One of the challenges that Web developers face is the propagation of various frameworks and libraries. These systems do good things, but they rarely interact with each other, and they often do not work well with your server-side tools and languages that you are using. Even when the systems seem to “play nicely,” they rarely all work in a standardized way. I spoke with Nolan Wright, cofounder and CTO of Appcelerator, to find out how its products are working to make it easier to use various Web widgets.
Appcelerator has created an open source platform (using the Apache 2 license) for working with Web widgets and controls. Nolan explained that this platform is designed to allow Web developers to focus on writing code (rather than trying to design Web pages) by providing high-quality components that look good without being “cookie cutter.” The widgets and controls in the Appcelerator platform are designed so that they can be easily restyled via CSS if you do not like how they look out of the box.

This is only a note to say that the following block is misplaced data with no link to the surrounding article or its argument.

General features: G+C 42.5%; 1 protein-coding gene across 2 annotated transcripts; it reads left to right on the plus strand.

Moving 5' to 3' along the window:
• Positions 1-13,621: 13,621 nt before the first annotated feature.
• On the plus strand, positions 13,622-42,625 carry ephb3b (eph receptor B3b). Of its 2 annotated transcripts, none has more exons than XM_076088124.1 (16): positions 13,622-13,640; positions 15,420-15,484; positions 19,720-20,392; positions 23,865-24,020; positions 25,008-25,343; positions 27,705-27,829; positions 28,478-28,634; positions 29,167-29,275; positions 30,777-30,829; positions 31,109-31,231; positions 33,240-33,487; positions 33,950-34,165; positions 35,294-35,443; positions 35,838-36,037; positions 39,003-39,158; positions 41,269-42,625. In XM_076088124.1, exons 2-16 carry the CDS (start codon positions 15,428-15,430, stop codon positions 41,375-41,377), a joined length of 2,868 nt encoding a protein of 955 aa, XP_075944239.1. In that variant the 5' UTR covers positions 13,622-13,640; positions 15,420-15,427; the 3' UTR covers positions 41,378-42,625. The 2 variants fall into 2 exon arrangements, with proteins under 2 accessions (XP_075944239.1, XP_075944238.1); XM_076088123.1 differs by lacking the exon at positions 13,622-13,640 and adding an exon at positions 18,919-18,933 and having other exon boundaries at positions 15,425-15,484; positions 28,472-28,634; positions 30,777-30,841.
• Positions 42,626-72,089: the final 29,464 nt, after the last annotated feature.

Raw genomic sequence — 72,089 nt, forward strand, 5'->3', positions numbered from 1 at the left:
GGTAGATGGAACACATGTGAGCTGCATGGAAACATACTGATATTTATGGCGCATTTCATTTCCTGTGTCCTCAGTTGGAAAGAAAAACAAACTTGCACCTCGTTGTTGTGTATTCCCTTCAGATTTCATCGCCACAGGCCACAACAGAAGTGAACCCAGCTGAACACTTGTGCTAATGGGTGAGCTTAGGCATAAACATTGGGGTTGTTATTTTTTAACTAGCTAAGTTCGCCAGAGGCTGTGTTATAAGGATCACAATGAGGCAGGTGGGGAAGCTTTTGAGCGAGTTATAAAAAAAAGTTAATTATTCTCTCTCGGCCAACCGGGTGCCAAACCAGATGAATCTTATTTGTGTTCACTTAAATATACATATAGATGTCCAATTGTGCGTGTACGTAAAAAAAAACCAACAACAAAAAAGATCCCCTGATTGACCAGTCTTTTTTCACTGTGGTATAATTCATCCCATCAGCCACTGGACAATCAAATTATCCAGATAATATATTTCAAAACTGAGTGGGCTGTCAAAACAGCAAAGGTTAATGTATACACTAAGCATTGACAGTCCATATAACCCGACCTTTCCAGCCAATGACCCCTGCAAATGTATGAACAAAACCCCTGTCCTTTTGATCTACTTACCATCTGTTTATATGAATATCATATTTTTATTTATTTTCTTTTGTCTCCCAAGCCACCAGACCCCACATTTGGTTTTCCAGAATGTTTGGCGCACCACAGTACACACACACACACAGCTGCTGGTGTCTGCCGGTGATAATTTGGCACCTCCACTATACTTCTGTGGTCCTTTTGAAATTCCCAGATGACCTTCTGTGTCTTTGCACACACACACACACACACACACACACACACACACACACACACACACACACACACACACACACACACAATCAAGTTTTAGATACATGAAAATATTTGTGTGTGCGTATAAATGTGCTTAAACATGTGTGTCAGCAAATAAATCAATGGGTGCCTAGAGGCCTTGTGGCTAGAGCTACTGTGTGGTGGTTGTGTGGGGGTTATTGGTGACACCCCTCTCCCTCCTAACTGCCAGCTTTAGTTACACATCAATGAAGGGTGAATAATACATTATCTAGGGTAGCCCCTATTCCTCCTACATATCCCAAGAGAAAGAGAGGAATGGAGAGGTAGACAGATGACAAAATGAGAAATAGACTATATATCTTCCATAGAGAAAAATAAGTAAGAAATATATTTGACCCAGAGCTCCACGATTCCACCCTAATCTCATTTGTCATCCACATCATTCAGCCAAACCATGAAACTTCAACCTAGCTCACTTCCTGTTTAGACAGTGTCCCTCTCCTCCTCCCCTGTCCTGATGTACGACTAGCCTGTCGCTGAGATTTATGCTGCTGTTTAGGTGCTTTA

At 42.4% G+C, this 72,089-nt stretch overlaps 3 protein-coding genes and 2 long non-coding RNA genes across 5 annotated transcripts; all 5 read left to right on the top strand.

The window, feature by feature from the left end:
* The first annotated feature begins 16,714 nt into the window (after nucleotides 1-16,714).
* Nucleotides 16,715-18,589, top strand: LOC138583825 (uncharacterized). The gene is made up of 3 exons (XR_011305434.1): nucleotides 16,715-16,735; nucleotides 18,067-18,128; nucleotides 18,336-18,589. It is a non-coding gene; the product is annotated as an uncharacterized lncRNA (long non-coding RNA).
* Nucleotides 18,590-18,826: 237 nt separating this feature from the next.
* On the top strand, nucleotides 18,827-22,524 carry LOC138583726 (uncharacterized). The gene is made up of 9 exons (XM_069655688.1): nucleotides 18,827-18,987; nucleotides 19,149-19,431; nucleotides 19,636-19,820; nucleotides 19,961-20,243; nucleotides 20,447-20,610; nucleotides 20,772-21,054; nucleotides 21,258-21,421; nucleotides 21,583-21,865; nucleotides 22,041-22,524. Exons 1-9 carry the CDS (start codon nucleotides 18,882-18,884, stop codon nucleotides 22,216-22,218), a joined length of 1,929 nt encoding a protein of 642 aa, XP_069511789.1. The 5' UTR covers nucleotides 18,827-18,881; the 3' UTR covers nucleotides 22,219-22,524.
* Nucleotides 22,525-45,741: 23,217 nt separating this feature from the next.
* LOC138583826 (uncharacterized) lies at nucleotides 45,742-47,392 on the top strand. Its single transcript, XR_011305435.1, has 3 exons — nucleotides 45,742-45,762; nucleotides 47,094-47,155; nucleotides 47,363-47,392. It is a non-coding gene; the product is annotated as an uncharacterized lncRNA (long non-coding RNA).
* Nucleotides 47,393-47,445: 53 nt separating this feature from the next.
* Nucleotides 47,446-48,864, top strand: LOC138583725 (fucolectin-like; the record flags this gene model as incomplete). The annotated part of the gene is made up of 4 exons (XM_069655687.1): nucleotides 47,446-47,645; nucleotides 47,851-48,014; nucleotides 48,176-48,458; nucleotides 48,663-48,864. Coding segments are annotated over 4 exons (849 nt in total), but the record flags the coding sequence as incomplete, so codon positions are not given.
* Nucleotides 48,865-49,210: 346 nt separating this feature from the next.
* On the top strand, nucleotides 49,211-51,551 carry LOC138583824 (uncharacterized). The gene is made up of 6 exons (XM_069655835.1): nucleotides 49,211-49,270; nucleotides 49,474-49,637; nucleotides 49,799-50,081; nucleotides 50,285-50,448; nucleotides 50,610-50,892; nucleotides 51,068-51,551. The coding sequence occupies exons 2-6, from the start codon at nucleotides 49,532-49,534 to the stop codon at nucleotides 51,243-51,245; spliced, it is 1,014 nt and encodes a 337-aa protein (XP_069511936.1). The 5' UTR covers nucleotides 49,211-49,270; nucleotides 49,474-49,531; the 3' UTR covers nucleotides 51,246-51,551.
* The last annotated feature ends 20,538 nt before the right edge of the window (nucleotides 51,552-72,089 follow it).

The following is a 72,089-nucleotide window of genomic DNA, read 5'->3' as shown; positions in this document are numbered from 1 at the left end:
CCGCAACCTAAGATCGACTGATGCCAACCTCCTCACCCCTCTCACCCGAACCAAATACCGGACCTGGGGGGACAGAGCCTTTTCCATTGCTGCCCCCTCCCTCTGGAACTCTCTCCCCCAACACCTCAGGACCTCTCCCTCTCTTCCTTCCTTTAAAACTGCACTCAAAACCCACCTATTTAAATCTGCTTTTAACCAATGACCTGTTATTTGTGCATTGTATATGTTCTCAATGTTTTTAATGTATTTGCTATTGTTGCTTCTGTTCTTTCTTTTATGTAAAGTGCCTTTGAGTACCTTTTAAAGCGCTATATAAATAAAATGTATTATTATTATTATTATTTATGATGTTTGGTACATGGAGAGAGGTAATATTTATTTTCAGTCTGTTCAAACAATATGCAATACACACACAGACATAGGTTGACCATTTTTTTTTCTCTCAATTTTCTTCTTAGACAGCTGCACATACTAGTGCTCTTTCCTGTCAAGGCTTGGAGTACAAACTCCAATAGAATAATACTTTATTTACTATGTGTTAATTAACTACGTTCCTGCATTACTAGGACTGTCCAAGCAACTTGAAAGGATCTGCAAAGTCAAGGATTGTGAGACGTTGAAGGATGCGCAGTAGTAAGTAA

Nolan said that the key differentiators between Appcelerator and other AJAX/widget libraries, is that Appcelerator is a full platform to develop to. Because they have created the Web Expression Language to act as a middle man, developers are not tied to any particular back end or front end technologies or programming languages. This allows developers to focus on writing their application instead of wrestling with third-party libraries. The message passing model allows developers to focus less on managing the platform and more on their own code. He also stated that the platform allows for easy testing and rapid prototyping unlike many other systems.
Nolan and I talked a bit about the non-technical end of Appcelerator as well. I asked him how they plan to monetize it; after all, no one wants to tie their horse to a cart, only to find out that the cart is headed somewhere that they do not want to be. Nolan told me that the SDK will always remain open source, and that they plan on building premium products around the platform, as well as offering services and support.
If you are currently looking into various libraries and frameworks for handling the client side of your Web application, you will want to evaluate Appcelerator. While this is an already saturated market, I feel that the overall quality and “fit and finish” of most of what is on the market just is not up-to-snuff for many environments. If you have any experiences with Appcelerator, I would love to hear them.
Disclosure of Justin’s industry affiliations: Justin James has a working arrangement with Microsoft to write an article for MSDN Magazine. He also has a contract with Spiceworks to write product buying guides.
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